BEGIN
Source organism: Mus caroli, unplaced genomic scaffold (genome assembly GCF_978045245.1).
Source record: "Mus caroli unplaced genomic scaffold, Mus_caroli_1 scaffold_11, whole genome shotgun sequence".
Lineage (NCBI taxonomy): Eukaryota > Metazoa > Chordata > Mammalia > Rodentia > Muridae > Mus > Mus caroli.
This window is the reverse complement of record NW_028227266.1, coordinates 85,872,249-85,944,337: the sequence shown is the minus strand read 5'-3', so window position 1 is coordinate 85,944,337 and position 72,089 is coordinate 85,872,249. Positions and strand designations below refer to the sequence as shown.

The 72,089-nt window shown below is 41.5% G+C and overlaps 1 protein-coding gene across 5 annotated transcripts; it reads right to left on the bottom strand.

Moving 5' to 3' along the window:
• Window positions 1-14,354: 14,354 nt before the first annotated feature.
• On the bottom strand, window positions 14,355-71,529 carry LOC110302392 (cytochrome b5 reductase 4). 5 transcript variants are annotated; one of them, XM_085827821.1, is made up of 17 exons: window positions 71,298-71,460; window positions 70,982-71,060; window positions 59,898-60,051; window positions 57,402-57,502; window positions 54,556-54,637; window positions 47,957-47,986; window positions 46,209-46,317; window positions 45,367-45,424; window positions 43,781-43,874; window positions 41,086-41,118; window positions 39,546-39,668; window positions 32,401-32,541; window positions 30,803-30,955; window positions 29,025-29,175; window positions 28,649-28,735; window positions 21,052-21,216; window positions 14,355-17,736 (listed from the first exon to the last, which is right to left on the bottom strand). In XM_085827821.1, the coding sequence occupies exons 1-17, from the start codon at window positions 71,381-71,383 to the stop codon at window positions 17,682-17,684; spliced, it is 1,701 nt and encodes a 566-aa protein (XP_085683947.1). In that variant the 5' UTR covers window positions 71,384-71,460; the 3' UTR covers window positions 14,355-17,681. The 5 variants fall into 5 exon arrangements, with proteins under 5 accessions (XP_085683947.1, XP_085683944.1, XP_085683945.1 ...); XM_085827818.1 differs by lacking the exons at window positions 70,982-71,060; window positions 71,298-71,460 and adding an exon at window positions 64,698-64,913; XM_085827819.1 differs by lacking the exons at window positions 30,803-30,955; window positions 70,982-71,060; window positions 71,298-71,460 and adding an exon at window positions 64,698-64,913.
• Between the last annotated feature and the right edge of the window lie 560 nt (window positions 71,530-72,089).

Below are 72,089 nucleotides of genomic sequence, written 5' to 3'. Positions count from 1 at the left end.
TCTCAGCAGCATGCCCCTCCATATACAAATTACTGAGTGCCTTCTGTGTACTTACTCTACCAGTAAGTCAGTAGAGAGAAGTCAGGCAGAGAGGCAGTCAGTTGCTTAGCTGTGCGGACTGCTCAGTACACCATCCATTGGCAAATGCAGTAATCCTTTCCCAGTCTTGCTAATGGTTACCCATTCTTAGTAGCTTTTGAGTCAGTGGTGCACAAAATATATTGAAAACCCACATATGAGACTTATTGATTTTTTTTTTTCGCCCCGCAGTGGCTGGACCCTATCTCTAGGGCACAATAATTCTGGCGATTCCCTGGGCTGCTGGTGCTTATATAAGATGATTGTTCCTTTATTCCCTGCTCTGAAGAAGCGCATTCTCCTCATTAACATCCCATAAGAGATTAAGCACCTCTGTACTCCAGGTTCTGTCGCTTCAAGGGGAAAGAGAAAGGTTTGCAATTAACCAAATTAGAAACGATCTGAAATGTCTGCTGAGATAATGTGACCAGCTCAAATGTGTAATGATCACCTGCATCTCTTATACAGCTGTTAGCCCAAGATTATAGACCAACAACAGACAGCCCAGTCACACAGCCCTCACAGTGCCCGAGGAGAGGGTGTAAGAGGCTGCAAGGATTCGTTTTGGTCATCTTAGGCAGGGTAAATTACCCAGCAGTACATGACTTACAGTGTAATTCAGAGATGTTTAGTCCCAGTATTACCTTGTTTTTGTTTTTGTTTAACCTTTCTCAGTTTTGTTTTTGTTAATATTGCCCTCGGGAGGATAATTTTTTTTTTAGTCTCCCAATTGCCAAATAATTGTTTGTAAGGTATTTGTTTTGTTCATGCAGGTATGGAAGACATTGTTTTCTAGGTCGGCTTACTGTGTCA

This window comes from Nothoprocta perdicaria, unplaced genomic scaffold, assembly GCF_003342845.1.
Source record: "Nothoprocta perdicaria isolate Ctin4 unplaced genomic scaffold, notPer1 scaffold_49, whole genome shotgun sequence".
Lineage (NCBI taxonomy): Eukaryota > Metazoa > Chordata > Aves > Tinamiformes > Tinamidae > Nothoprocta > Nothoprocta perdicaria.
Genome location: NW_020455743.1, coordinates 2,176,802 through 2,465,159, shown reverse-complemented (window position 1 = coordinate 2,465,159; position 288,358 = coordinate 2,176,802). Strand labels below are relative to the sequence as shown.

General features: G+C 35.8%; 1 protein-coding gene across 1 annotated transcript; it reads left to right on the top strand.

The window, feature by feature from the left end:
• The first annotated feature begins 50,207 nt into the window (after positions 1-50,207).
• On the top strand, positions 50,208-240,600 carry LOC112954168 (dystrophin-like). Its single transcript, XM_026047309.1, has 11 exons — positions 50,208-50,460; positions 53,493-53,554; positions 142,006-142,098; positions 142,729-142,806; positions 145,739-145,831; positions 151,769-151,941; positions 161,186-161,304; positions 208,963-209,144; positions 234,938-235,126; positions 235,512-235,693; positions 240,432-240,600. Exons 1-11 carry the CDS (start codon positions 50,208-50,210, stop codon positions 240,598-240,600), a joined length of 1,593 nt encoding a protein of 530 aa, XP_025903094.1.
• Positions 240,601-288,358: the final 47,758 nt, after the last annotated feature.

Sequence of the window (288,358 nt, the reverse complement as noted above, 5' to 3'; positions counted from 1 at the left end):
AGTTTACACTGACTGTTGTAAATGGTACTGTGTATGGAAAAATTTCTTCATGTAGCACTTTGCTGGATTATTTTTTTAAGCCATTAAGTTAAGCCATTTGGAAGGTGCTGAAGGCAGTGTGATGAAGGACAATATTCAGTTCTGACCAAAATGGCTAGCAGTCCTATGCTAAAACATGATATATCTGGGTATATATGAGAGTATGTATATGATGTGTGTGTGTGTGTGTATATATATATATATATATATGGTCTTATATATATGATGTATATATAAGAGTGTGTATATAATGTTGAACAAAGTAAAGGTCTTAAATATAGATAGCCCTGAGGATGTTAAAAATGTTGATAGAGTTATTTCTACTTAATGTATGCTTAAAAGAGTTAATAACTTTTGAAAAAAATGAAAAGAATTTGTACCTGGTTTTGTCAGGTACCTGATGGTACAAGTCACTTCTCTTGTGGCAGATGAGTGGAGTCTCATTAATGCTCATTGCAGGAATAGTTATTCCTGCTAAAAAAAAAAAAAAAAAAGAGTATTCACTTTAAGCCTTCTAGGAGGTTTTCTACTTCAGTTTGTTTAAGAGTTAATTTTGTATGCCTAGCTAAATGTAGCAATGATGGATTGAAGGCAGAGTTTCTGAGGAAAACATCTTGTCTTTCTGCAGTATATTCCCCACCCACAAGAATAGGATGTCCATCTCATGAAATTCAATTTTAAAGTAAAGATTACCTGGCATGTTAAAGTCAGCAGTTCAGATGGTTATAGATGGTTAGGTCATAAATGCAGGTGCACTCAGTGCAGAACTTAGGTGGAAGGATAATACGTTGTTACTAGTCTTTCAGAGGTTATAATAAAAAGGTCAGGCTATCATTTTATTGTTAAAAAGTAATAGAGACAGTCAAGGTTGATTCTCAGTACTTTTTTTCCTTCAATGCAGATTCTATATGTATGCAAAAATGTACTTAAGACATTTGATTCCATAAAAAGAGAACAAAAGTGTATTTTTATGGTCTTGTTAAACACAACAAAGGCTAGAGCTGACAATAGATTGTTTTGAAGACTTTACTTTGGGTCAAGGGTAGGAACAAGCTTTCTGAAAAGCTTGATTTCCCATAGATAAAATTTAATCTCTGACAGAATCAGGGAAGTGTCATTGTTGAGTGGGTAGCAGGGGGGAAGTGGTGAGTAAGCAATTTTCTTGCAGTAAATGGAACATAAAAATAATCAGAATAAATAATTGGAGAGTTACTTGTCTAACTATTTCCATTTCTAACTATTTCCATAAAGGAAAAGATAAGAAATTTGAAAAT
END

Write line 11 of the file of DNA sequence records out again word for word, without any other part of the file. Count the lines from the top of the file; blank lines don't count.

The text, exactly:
TCTCAGCAGCATGCCCCTCCATATACAAATTACTGAGTGCCTTCTGTGTACTTACTCTACCAGTAAGTCAGTAGAGAGAAGTCAGGCAGAGAGGCAGTCAGTTGCTTAGCTGTGCGGACTGCTCAGTACACCATCCATTGGCAAATGCAGTAATCCTTTCCCAGTCTTGCTAATGGTTACCCATTCTTAGTAGCTTTTGAGTCAGTGGTGCACAAAATATATTGAAAACCCACATATGAGACTTATTGATTTTTTTTTTTCGCCCCGCAGTGGCTGGACCCTATCTCTAGGGCACAATAATTCTGGCGATTCCCTGGGCTGCTGGTGCTTATATAAGATGATTGTTCCTTTATTCCCTGCTCTGAAGAAGCGCATTCTCCTCATTAACATCCCATAAGAGATTAAGCACCTCTGTACTCCAGGTTCTGTCGCTTCAAGGGGAAAGAGAAAGGTTTGCAATTAACCAAATTAGAAACGATCTGAAATGTCTGCTGAGATAATGTGACCAGCTCAAATGTGTAATGATCACCTGCATCTCTTATACAGCTGTTAGCCCAAGATTATAGACCAACAACAGACAGCCCAGTCACACAGCCCTCACAGTGCCCGAGGAGAGGGTGTAAGAGGCTGCAAGGATTCGTTTTGGTCATCTTAGGCAGGGTAAATTACCCAGCAGTACATGACTTACAGTGTAATTCAGAGATGTTTAGTCCCAGTATTACCTTGTTTTTGTTTTTGTTTAACCTTTCTCAGTTTTGTTTTTGTTAATATTGCCCTCGGGAGGATAATTTTTTTTTTAGTCTCCCAATTGCCAAATAATTGTTTGTAAGGTATTTGTTTTGTTCATGCAGGTATGGAAGACATTGTTTTCTAGGTCGGCTTACTGTGTCA